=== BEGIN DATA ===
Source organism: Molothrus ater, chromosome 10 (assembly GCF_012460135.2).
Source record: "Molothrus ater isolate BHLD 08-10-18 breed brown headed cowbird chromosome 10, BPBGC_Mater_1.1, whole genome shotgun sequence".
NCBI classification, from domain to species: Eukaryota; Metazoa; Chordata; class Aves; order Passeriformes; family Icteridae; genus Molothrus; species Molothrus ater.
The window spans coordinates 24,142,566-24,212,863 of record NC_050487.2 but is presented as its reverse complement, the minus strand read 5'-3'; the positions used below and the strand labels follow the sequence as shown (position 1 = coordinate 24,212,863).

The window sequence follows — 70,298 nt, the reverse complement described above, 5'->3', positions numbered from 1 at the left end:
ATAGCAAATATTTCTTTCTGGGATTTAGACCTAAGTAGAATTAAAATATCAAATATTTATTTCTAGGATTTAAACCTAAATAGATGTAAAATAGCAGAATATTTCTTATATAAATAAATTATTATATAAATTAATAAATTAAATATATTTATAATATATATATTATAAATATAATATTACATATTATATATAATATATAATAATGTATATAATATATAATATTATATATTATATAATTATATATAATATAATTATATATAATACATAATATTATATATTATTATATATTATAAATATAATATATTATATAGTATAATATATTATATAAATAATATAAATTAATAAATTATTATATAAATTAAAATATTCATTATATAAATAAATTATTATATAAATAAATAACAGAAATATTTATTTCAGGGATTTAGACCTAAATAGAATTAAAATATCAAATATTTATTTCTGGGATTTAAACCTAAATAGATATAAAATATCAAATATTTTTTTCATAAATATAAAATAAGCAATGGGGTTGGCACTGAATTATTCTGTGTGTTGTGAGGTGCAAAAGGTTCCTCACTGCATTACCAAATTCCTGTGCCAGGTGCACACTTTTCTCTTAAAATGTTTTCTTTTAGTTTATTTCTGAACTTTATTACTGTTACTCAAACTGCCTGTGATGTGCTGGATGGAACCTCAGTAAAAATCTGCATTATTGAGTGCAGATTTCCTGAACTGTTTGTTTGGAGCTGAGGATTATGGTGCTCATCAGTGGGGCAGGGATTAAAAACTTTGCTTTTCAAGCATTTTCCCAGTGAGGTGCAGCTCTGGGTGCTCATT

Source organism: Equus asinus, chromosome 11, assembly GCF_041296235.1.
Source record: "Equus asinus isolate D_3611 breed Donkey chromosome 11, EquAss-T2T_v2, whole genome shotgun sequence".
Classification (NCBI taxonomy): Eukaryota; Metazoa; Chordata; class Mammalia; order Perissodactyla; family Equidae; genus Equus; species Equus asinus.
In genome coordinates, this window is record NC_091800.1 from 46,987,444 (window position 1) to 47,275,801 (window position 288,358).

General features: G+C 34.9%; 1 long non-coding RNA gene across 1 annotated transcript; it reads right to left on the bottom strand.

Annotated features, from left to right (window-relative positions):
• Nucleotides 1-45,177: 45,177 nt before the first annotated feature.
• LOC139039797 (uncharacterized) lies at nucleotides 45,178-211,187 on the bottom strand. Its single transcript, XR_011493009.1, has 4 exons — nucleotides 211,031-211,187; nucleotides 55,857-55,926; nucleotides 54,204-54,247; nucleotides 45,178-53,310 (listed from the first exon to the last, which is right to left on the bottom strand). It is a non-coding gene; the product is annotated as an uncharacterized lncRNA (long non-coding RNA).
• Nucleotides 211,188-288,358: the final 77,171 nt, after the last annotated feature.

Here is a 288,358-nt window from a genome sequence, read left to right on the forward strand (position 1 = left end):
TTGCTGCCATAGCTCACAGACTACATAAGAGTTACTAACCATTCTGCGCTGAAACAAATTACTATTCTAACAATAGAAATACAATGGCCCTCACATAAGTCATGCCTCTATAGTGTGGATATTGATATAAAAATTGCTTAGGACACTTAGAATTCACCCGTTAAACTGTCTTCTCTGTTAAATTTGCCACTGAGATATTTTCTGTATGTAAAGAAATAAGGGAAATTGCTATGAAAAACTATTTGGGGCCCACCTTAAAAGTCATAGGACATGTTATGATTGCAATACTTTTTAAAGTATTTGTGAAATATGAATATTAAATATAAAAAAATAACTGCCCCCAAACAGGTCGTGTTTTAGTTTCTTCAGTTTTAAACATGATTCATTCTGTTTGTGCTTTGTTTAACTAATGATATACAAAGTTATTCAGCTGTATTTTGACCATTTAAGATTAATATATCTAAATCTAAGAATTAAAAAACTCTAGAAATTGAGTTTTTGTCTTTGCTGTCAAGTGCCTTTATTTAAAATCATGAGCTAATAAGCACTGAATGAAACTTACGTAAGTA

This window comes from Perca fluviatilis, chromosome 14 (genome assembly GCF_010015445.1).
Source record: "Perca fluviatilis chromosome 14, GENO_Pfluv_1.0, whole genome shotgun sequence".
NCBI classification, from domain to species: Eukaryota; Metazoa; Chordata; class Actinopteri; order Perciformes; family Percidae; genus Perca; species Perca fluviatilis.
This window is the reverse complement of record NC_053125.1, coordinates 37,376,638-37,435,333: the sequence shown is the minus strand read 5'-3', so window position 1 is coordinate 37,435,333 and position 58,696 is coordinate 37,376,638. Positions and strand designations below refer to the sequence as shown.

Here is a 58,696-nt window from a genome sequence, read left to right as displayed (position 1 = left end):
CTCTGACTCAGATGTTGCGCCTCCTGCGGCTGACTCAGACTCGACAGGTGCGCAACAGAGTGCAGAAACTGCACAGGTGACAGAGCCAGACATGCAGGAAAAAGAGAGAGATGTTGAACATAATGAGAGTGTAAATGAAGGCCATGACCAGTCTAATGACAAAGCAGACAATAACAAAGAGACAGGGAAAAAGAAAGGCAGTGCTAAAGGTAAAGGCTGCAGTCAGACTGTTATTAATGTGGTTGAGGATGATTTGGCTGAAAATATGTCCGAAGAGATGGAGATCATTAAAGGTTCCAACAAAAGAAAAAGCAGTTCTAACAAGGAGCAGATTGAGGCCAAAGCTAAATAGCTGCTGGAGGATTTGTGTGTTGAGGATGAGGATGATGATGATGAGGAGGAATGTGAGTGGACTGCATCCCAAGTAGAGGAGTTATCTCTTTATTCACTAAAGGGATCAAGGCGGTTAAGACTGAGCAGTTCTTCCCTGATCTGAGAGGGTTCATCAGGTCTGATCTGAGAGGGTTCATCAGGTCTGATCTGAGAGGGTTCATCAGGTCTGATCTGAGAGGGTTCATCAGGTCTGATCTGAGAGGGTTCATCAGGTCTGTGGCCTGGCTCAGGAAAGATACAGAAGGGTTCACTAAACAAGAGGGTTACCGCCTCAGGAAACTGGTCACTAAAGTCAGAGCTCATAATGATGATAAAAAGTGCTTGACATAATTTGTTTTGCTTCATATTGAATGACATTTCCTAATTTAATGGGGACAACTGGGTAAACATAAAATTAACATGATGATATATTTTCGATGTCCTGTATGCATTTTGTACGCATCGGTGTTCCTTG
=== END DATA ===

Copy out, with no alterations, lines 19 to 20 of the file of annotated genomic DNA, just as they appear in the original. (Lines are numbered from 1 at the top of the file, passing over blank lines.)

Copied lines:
Source record: "Perca fluviatilis chromosome 14, GENO_Pfluv_1.0, whole genome shotgun sequence".
NCBI classification, from domain to species: Eukaryota; Metazoa; Chordata; class Actinopteri; order Perciformes; family Percidae; genus Perca; species Perca fluviatilis.